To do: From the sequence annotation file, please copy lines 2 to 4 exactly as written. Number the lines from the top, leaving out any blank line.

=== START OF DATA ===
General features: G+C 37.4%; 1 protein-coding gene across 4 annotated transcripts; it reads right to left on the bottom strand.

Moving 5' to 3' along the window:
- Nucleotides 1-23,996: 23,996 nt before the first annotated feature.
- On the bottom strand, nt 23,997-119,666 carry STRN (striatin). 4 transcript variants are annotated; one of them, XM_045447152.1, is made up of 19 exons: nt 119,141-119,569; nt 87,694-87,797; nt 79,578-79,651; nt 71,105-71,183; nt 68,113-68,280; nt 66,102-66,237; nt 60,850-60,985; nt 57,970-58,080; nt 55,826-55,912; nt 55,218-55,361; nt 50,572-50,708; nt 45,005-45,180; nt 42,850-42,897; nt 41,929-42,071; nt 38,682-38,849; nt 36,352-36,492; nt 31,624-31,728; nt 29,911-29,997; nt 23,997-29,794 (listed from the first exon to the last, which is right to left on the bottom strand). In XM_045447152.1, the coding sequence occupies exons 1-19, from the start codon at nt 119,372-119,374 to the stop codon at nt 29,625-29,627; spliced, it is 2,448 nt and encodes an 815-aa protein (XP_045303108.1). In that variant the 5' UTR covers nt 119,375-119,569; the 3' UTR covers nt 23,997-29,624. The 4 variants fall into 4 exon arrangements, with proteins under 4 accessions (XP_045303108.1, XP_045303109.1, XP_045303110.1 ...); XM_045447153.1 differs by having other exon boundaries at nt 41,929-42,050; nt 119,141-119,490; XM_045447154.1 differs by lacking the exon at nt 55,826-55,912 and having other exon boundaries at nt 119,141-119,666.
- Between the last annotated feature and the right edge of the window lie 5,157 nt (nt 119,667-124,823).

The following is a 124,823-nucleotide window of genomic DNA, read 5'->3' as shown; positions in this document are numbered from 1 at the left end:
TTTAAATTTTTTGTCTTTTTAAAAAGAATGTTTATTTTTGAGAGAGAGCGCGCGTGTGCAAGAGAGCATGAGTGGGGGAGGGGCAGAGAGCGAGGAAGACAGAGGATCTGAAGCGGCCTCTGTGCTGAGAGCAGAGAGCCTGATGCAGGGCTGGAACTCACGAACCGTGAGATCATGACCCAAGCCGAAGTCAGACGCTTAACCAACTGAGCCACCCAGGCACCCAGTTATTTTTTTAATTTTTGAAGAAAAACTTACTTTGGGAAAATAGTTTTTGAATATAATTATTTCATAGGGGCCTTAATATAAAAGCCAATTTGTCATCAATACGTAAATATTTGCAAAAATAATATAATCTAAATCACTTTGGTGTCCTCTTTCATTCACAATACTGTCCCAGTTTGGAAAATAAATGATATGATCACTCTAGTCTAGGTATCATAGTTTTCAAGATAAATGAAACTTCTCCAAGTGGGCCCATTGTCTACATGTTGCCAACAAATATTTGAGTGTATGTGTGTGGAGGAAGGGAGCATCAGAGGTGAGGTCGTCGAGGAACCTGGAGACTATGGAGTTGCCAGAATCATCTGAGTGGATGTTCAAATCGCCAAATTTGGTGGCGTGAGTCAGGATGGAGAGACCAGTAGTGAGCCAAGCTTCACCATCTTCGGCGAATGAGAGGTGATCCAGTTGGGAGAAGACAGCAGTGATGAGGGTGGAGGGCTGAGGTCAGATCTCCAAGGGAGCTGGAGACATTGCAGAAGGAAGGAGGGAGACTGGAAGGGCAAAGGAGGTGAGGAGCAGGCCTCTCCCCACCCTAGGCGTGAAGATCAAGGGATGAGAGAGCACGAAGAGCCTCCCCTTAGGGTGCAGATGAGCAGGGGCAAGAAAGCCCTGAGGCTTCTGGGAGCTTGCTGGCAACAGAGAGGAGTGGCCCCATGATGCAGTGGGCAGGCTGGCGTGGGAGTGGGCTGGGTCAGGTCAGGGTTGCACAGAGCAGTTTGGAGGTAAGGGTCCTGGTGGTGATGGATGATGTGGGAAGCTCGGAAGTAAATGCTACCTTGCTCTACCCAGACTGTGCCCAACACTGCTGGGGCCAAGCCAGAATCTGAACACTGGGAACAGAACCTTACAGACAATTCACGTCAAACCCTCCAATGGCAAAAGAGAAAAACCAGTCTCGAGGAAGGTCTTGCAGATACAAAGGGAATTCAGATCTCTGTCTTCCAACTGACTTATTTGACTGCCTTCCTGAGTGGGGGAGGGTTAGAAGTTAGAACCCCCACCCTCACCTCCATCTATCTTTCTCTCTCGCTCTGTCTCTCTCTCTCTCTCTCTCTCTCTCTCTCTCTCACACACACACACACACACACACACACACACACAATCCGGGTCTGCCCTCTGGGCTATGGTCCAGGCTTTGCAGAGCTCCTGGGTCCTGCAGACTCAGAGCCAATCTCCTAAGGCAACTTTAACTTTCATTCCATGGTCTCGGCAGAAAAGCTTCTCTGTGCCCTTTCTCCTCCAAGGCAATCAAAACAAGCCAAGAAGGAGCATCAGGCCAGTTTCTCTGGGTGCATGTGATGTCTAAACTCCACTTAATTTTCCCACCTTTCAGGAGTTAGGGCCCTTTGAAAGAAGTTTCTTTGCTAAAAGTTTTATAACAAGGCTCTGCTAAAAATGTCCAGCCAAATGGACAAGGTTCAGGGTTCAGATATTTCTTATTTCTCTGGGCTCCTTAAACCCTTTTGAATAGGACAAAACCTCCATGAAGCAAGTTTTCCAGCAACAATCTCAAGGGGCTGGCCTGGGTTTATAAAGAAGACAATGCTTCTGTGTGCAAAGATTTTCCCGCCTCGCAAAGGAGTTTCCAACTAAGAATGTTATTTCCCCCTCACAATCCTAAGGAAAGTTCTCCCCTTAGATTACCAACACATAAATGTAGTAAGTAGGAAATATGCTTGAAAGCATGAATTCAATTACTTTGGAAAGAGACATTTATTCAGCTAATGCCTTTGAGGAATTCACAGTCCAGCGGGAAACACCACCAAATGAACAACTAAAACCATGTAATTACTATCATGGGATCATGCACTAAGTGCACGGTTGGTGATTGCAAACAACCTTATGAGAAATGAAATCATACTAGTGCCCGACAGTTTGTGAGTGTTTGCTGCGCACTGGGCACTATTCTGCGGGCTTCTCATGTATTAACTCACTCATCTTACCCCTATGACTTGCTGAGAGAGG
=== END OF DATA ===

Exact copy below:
Moving 5' to 3' along the window:
- Nucleotides 1-23,996: 23,996 nt before the first annotated feature.
- On the bottom strand, nt 23,997-119,666 carry STRN (striatin). 4 transcript variants are annotated; one of them, XM_045447152.1, is made up of 19 exons: nt 119,141-119,569; nt 87,694-87,797; nt 79,578-79,651; nt 71,105-71,183; nt 68,113-68,280; nt 66,102-66,237; nt 60,850-60,985; nt 57,970-58,080; nt 55,826-55,912; nt 55,218-55,361; nt 50,572-50,708; nt 45,005-45,180; nt 42,850-42,897; nt 41,929-42,071; nt 38,682-38,849; nt 36,352-36,492; nt 31,624-31,728; nt 29,911-29,997; nt 23,997-29,794 (listed from the first exon to the last, which is right to left on the bottom strand). In XM_045447152.1, the coding sequence occupies exons 1-19, from the start codon at nt 119,372-119,374 to the stop codon at nt 29,625-29,627; spliced, it is 2,448 nt and encodes an 815-aa protein (XP_045303108.1). In that variant the 5' UTR covers nt 119,375-119,569; the 3' UTR covers nt 23,997-29,624. The 4 variants fall into 4 exon arrangements, with proteins under 4 accessions (XP_045303108.1, XP_045303109.1, XP_045303110.1 ...); XM_045447153.1 differs by having other exon boundaries at nt 41,929-42,050; nt 119,141-119,490; XM_045447154.1 differs by lacking the exon at nt 55,826-55,912 and having other exon boundaries at nt 119,141-119,666.